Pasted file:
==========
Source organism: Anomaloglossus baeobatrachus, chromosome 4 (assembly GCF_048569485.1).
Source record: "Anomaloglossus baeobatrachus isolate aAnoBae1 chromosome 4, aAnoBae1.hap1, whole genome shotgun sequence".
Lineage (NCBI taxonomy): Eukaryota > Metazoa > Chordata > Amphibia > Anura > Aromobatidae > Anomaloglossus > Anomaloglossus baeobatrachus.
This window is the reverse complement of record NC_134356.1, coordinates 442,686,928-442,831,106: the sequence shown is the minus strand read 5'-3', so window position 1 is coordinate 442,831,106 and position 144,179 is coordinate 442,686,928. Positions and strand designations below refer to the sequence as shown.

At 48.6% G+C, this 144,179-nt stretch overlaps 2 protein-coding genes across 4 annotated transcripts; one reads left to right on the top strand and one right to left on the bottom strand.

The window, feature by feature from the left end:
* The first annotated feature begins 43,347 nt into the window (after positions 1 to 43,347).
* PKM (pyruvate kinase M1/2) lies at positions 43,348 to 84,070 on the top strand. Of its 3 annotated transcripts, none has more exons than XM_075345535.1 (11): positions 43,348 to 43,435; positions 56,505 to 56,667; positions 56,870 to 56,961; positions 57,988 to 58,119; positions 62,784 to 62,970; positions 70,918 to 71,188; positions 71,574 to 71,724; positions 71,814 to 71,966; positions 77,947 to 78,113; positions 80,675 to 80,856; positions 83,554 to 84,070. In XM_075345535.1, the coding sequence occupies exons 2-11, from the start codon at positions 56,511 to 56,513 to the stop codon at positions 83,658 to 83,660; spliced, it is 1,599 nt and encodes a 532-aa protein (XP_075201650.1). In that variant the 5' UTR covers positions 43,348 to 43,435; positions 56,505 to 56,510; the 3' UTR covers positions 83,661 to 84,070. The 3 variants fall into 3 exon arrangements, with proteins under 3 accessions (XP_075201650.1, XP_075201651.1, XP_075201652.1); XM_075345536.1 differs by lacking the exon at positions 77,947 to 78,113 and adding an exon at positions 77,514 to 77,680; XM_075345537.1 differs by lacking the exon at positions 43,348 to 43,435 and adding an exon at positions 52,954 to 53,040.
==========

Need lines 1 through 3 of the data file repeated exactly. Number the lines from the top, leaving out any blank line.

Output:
Source organism: Anomaloglossus baeobatrachus, chromosome 4 (assembly GCF_048569485.1).
Source record: "Anomaloglossus baeobatrachus isolate aAnoBae1 chromosome 4, aAnoBae1.hap1, whole genome shotgun sequence".
Lineage (NCBI taxonomy): Eukaryota > Metazoa > Chordata > Amphibia > Anura > Aromobatidae > Anomaloglossus > Anomaloglossus baeobatrachus.